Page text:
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Golgo 13 Collection 1 Anime DVD Review

8 min read

Cold and full of very controlled emotions and passions, Golgo is the man that never fails to kill.

What They Say:
His targets never see it coming and he’s never caught. If there is a witness to the kill, that poor SOB winds up dead too. People say he’s a ghost. A machine. A monster. He’s Golgo 13, the most feared assassin in the world, the professional’s professional, the killer of killers. And now he’s back with 13 targeted missions that will keep you glued to the screen (and away from the windows).

Contains episodes 1-13.

The Review:
Golgo 13 gets a solid bilingual presentation here with the English and Japanese tracks presented in stereo encoded at 224kbps. The show has a lot going on during it but it has a fairly restrained soundtrack when taken in total as it’s not all about the huge action and explosions, though we do get some explosions here and there. Instead, it’s focused on the quiet and chilling moments along with a fair amount of dialogue. Where the soundtrack gets a decent workout is when it comes to the music as it uses the forward soundstage to very good effect to add a lot of atmosphere to the various events. The opening and closing sequences are also really good shining moments for the audio mix as it gets you moving nicely. Dialogue is clean and clear throughout and we had no problems with dropouts or distortions during regular playback.

Originally airing from early 2008 to early 2009, the transfer for this series is presented in its original aspect ratio of 1.78:1 and is enhanced for anamorphic playback. The set contains thirteen episodes spread across two discs in a six/seven format with no significant extras on either of them. The show has a very dark and gritty real world style to it and the animators chose to use a strong amount of digital grain added to it in order to increase the atmosphere of it all. While it can be distracting at times, it gives the show quite an interesting raw feeling that works well in enhancing the mood of most scenes. Colors are very dark and drab overall, owing to Golgo working in the shadows of the world, and colors generally hold up well. There are very few moments of vibrant colors to be had here and even those are fairly muted. Similar to other shows done with a strong amount of intentional grain, your mileage may vary in how much it bothers you, but I found that it works well for this show.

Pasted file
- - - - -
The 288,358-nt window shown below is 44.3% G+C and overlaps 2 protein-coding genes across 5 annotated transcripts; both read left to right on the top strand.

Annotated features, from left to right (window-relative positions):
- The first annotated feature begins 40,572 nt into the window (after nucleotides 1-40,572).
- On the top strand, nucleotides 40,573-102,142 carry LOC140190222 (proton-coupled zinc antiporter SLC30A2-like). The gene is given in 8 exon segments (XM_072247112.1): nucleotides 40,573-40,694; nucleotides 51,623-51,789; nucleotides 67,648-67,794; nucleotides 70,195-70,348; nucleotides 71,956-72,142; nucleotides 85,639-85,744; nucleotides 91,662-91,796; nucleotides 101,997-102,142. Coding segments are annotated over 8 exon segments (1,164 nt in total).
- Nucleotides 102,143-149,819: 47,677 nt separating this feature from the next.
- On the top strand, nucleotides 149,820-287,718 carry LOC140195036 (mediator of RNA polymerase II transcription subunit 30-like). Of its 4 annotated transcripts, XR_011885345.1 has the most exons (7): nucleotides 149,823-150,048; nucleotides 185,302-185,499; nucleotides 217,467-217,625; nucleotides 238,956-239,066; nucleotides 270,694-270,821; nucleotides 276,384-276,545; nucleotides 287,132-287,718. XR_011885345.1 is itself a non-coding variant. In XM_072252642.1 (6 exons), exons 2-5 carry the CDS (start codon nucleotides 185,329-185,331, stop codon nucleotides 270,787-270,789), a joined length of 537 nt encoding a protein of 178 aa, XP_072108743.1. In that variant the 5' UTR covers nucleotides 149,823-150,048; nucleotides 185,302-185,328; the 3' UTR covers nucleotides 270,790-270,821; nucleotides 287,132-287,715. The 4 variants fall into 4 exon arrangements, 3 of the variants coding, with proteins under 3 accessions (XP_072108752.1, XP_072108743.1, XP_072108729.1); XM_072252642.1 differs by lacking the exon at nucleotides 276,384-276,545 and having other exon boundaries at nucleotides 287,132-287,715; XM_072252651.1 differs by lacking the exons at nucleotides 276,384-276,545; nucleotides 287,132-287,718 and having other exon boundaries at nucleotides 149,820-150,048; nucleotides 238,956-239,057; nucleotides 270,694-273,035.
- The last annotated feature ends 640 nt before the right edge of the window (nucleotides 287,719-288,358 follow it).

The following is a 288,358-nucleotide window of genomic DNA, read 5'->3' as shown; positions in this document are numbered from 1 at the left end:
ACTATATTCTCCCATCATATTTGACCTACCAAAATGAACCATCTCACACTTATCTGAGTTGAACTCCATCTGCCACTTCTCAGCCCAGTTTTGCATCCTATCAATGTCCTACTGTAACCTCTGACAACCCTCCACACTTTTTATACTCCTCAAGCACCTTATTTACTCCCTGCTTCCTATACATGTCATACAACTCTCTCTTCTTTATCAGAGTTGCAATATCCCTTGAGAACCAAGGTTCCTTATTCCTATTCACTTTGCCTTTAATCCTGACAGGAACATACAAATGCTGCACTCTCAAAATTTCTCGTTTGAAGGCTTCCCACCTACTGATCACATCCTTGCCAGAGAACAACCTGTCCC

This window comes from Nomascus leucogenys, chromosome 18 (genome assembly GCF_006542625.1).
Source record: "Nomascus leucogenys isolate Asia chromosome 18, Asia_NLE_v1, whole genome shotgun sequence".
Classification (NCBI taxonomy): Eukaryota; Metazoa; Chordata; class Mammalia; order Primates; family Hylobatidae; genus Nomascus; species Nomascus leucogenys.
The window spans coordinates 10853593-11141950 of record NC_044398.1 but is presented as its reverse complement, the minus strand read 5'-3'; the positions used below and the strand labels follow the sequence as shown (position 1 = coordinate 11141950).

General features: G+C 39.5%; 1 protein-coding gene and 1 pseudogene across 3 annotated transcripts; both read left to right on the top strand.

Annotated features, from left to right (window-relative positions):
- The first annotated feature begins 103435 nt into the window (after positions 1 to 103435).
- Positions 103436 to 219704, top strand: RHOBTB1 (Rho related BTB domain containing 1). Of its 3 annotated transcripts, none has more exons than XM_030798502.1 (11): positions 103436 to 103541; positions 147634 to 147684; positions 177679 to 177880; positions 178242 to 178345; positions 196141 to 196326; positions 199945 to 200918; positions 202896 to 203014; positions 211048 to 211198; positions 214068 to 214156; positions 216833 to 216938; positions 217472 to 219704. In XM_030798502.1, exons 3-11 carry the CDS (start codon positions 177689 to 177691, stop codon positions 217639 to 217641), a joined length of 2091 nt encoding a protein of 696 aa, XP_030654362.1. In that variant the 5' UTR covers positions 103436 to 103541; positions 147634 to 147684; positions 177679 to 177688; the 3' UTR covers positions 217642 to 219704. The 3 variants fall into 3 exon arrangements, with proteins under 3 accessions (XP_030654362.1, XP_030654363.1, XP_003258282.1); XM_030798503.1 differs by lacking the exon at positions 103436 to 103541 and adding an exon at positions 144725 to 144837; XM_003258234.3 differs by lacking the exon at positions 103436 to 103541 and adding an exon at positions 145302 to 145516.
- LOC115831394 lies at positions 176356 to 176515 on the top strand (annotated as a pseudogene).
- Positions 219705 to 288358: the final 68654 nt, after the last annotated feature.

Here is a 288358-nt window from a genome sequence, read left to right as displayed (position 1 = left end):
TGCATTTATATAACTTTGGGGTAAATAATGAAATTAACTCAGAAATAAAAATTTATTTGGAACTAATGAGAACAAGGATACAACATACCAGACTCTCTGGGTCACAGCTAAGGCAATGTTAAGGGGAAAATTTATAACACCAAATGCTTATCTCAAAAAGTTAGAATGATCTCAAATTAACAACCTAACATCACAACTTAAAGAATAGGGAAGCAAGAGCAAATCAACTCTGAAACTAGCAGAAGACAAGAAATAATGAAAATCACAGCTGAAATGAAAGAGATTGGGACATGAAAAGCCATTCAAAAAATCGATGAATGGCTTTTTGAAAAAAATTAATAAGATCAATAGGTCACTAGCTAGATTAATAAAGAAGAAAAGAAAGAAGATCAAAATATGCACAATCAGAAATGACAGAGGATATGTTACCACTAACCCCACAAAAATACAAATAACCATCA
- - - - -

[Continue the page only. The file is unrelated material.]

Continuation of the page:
Golgo 13 gets a rather appropriate cover as it uses a white background that has a target symbol in the middle done in red that’s covered heavily by flowing blood. Putting Golgo on top of that, facing downward with his trademarked M16 gives it a very strong manly feel that lets you know that there are no cute schoolgirls to be had here or silly situations. This has a good serious look to it that stands out because of the contrasting colors. The logo is a bit tougher of a sell because of its style but it works well with the black font and the splash of red used with the skeleton on it. The back cover offers up a segmented piece with information and artwork all over the place with the central image of Golgo moving along with his weapon along the left. There’s a lot of decent sized shots from the show used here to that highlights the character designs and overall mood and the summary, which is necessarily brief, conveys the basics well. Episode and disc count is clearly listed as are the special features. The bottom is given over to the standard technical grid along with production credits as black text on white which makes it very easy to read and easy to find out the specs. No show related inserts are included nor is there a reversible cover.